When the interwar period began, the United States government was little engaged in the Arab World as reflected in the small number of its diplomatic staffing analyzing the area's development. In 1909, the territory overseen by the State Department's “Division of Near Eastern Affairs” (NEA) was vast and included Germany, Austria-Hungary, Italy, Russia, Greece, Turkey (i.e. the Ottoman Empire), Persia, Egypt and the Balkan countries. By 1921, the Balkans were the only European territory remaining in the Division which continued to follow developments in Turkey, the former Ottoman territories in the Arab World, Persia, Egypt and African territories including Abyssinia and the German and Italian colonies. Throughout the period, NEA was also responsible for African territories beyond Egypt, including Abyssinia and the German and Italian colonies.
Washington supported free trade and pushed Great Britain to allow American oil companies into the Arab world, which Britain had planned to restrict to its own companies. Otherwise, the United States government did not see major American political or economic interests in the area. During the interwar period it continued to fence off Latin America and the Caribbean under the century-old Monroe Doctrine, whose definition by then had expanded to justify American hegemony throughout the Western Hemisphere. There was no American commercial counterpart to the United Fruit Company in the Middle East whose fortunes in the Caribbean and Latin America were of such keen concern to Washington that it remained ready to commit military force, if needed, in the company's support.
American Cultural Ties
Starting in the early 19th century, a number of Biblically-inspired American travelers published accounts of their pilgrimages to the Holy Land. While noting its continued inspiration for believers and its elements of exoticism, most agreed with Mark Twain who wrote that “Palestine is desolate and unlovely .... Palestine is no more of this workaday world. It is a hopeless, dreary, heart-broken land.” Meanwhile, Middle Easters tended to view America as a place to better their fortunes. For some in the Levant, emigration to the United States offered a refuge from the political pressures of the Ottoman Empire, giving them the chance to make a fresh start.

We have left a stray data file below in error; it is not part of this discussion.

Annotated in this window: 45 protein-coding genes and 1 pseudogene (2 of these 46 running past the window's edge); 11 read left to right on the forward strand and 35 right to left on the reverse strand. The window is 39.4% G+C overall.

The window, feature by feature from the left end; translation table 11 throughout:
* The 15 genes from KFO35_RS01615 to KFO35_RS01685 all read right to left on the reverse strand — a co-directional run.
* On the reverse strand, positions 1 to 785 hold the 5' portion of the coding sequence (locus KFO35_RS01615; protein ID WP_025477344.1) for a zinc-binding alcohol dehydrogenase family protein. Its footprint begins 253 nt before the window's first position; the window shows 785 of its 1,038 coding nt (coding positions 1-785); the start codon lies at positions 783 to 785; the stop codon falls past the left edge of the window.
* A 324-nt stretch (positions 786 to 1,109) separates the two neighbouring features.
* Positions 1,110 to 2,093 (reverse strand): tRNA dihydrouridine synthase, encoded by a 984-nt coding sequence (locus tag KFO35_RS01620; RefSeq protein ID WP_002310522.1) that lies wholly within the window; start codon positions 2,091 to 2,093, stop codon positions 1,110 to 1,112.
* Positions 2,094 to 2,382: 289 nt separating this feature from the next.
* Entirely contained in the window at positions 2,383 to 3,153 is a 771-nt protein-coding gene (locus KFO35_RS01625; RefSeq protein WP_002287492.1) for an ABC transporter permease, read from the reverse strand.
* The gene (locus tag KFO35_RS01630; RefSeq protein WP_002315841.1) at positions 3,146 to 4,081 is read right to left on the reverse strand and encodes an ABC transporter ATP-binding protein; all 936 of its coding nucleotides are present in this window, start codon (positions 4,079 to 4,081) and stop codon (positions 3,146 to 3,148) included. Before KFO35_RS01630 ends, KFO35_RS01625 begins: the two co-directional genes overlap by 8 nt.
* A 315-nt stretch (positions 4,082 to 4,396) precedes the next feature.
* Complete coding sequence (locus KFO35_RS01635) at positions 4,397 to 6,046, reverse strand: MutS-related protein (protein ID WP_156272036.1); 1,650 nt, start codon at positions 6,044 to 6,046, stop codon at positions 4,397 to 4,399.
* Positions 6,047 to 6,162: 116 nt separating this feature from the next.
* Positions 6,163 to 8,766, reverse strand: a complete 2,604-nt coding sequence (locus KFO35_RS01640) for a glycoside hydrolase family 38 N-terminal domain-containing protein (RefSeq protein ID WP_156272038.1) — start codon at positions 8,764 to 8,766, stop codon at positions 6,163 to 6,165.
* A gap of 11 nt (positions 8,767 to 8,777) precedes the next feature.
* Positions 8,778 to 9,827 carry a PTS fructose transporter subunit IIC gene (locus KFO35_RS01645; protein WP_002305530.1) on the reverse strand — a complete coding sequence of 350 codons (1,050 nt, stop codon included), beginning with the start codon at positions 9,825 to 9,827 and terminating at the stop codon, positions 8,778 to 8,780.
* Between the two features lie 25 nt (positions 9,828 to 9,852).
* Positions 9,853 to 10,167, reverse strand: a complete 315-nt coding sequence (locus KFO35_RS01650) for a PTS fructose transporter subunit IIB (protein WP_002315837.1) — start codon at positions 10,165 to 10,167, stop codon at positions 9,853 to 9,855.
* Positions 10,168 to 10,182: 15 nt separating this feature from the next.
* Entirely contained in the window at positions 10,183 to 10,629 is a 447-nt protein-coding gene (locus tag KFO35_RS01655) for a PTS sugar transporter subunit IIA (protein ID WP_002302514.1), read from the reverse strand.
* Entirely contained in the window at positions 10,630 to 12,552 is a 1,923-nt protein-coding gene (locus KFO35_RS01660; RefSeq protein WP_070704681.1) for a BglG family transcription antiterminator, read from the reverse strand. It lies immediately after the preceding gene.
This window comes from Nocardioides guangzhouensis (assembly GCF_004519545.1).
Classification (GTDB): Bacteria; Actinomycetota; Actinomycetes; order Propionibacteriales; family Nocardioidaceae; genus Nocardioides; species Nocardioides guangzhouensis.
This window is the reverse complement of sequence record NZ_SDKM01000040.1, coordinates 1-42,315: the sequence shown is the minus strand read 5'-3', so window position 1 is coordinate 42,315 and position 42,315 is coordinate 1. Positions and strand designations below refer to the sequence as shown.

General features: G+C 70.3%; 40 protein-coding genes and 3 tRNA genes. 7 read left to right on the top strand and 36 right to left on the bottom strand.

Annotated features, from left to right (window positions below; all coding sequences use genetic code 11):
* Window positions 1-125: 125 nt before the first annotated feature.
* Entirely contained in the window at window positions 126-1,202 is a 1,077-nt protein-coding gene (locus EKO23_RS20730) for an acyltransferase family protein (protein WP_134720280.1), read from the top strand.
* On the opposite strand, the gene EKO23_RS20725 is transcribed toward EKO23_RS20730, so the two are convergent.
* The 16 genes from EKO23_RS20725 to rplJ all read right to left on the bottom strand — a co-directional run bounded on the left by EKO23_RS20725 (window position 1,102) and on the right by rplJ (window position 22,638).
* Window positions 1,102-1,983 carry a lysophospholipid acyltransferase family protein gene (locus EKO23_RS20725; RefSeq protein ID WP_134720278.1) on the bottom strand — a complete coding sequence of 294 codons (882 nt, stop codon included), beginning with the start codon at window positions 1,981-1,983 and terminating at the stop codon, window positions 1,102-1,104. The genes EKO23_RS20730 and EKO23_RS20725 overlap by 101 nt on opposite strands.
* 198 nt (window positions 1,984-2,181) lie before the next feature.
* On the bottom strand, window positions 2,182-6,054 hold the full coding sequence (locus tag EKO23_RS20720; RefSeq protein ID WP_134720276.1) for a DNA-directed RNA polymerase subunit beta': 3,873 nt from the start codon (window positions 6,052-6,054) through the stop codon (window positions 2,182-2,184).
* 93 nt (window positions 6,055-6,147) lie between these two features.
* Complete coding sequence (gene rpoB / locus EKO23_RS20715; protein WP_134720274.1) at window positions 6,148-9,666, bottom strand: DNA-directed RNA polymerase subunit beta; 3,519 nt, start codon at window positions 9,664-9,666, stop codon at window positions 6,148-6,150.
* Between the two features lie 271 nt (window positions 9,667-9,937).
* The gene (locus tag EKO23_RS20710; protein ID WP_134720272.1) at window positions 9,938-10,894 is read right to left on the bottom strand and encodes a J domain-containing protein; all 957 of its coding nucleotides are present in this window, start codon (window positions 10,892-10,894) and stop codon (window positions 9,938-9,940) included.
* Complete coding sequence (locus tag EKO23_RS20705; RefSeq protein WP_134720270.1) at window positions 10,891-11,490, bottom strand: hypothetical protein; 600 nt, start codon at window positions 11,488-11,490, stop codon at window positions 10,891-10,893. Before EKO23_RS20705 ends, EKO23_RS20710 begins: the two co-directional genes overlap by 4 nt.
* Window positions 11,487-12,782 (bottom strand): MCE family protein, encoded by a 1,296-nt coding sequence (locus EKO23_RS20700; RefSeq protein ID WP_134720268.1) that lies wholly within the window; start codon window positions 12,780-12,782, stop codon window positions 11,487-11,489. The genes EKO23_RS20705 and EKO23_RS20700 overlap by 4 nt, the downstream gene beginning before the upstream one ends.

American missionary and educational initiatives have a long history in the Arab World. Before the First World War, there was only one institution of higher learning of American origin in the region: the American University of Beirut (AUB), then known as the Syrian Protestant College, which had been founded in 1866. In his 1939 book The Arab Awakening, Lebanese historian George Antonius credited AUB with having had a greater influence than any other institution on the Arab revival in its early stage “through diffusion of knowledge, of the impetus it gave to literature and science and of the achievements of its graduates...”
The American University in Cairo (AUC) was established in 1919. During the interwar period, both AUB and AUC received financial support from private American sources beyond their income from tuition. Washington provided no direct financial assistance to them until after the Second World War. Both AUB and AUC conducted their courses in the English language and established a reputation for high quality, secular education. They were, and remain today, a singular success for the extension of American soft power.
From 1903 to 1920 the Syrian Protestant College was led by an extraordinary personality, Howard Bliss, who played a role at the Versailles Peace Conference in 1919. At the time of the Conference, Bliss was recognized as the most respected and influential single American working in the Middle East. Disturbed by reports of positions advocated at Versailles by Britain and France about their intentions to control the former Ottoman territories and by the Zionists' determination to establish a Jewish national homeland in Palestine, Bliss urged the formation of a commission of enquiry into the wishes of the residents of the Holy Land about their political future.
 Office of the State Department Historian, The Bureau of Near Eastern Affairs (NEA), 1988.
 Henry Kissinger, Diplomacy, 36.
 Peter Grose, Israel in the Mind of America, 27
 George Antonius, The Arab Awakening, 43.
 In 1951 the State Department extended a minor amount of scholarship assistance to AUB. (1950-51 AUB Annual Report of Dr. Stephen Penrose.) AUC received a major one time financial boost in 1959 when Washington allocated it the “US-owned surplus Egyptian pounds resulting from American wheat sales to Egypt in the 1950's.” (AUC website.)